If I was sitting in my favorite cushioned rocker from Crate and Barrel circa 1995 with a great book, an ice cold Kombucha, a bag of peanuts and Silas—why would I ever move? I’d have to want something else. Like the toilet or my Blackberry.
Think about it.
I’ve been told that wanting is good. That it actually keeps us alive—because we chase our desires, because the wanting keeps us moving actionably forward towards the getting. It follows, then, that without the wanting, you would hit stasis. Forever. Because there would be nothing to move you out of your current spot.
We would die of starvation if we didn’t get hungry and want food. We would die of dehydration if we didn’t get thirsty and want water. We would die as a species if we didn’t get all kinds of turned on and want sex.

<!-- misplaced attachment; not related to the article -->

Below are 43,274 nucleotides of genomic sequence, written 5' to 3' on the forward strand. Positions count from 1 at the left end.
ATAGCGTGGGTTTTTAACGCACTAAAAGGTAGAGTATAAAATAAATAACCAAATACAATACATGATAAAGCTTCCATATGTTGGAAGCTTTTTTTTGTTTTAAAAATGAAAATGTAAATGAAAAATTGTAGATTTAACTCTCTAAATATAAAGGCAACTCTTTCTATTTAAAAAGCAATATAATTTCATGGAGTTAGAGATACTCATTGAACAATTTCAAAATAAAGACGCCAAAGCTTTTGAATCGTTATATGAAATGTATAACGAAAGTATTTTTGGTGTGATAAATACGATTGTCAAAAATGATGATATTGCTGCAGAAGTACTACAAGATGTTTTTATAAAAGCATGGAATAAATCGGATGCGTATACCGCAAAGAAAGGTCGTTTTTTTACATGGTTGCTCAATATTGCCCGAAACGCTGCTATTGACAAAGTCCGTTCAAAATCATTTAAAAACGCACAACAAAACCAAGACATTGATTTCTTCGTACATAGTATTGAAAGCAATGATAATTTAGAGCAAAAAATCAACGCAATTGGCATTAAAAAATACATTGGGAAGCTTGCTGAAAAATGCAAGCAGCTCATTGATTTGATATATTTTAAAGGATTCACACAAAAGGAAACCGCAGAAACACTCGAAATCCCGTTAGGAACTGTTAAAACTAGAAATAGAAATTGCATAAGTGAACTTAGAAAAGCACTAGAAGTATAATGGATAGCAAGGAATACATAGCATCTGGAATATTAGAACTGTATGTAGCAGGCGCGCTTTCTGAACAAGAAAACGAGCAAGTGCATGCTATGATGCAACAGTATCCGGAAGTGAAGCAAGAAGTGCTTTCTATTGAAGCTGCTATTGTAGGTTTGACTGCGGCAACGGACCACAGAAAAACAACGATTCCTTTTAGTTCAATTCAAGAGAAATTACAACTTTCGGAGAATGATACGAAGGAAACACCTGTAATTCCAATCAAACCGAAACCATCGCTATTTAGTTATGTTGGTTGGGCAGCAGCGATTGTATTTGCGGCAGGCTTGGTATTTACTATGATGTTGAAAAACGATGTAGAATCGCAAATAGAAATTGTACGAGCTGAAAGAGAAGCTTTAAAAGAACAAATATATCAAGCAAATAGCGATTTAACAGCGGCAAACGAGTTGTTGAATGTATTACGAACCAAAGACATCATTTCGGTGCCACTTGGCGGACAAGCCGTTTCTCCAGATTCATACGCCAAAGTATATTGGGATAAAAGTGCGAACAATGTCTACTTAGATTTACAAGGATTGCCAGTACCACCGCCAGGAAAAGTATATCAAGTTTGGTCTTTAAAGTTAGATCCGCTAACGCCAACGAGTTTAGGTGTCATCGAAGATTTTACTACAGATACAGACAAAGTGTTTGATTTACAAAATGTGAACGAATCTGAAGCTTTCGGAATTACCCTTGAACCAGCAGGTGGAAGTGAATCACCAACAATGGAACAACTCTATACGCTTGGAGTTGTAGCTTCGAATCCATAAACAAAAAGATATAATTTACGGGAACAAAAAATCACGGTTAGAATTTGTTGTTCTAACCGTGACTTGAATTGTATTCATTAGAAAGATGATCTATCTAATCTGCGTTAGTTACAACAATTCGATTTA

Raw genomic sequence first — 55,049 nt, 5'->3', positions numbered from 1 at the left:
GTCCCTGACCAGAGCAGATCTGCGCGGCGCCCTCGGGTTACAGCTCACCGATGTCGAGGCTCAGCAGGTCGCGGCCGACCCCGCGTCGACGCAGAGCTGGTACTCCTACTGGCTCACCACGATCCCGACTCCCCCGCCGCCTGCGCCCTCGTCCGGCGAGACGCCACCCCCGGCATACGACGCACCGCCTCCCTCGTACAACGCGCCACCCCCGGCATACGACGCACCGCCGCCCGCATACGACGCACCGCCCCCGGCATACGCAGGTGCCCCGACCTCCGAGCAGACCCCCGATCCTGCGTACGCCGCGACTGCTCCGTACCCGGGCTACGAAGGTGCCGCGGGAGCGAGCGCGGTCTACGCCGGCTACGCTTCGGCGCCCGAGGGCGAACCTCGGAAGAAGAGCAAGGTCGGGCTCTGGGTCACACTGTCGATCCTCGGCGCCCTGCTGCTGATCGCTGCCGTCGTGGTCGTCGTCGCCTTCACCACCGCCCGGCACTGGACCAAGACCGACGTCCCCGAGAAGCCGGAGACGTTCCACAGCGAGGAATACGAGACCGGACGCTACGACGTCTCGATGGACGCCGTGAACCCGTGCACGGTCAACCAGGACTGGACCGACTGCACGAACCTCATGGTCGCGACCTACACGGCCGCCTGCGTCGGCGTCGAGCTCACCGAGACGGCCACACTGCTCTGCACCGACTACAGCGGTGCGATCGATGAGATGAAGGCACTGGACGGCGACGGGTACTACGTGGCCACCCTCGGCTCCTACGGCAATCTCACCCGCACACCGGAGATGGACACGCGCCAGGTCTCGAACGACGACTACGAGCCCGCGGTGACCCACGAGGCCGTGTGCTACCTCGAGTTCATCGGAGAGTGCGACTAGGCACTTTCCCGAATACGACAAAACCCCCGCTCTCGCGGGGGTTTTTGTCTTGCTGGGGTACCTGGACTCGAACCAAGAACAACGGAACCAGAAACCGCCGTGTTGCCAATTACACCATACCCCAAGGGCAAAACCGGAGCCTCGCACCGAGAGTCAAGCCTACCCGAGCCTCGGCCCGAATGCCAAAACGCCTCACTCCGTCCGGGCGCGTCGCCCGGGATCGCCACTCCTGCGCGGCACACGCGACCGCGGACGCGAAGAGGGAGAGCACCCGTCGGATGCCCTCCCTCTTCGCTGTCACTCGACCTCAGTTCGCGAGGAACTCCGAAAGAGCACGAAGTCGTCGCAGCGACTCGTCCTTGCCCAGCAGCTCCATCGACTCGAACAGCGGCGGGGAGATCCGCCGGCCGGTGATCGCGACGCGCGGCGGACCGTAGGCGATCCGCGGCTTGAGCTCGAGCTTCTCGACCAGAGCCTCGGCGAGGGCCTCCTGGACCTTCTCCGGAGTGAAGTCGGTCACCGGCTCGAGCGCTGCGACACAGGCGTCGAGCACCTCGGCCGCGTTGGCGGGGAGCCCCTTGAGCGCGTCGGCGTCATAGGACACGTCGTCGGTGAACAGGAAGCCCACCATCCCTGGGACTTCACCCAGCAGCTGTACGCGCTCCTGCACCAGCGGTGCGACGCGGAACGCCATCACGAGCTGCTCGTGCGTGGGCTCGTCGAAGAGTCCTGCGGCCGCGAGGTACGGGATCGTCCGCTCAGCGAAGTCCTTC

It makes sense. I get it.
But what happens when there’s something you want that you can’t have no matter what? (Or at least the probability is so low, even ants stand too high to see it.) Does that kind of wanting move you forward? Or does it just offer up a different kind of equilibrium—more akin to inactivity or, more aptly, wheel spinning.
And if the way out is still ‘wanting’? Do we just need to want something else?
Have you ever wanted to eat a piece of chocolate cake, but didn’t let yourself have it because you weren’t eating crap that week. So instead, you ate everything else in your kitchen. It doesn’t work to just want something else. ‘Something else’ never fills the hole, never satisfies. No matter how many eggs, carrots, potato chips and pickles you eat and no matter how full you get, you still want the cake.
So, I don’t know about that option. I suppose that would keep us from stasis (or dying). But not from getting fat or fulfilled.
What to do if you can’t have your want, and you can’t eat it too?
Image credit: Chatirygirl